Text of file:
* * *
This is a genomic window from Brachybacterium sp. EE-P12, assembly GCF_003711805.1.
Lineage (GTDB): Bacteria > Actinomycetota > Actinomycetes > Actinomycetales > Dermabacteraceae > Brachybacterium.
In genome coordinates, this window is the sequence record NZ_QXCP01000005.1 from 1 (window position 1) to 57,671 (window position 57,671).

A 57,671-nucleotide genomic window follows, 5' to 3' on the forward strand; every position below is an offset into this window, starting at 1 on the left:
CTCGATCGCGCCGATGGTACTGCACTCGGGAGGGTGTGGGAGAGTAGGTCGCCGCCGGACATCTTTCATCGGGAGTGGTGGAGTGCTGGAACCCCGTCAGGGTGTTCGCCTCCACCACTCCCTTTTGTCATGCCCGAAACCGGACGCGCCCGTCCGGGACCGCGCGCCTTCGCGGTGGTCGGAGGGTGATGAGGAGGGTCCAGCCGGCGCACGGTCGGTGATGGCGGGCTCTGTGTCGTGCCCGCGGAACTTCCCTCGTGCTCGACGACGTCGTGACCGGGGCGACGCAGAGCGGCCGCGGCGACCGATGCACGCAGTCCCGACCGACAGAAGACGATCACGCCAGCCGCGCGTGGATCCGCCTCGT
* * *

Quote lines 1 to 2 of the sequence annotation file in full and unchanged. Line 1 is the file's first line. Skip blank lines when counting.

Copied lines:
This is a genomic window from Brachybacterium sp. EE-P12, assembly GCF_003711805.1.
Lineage (GTDB): Bacteria > Actinomycetota > Actinomycetes > Actinomycetales > Dermabacteraceae > Brachybacterium.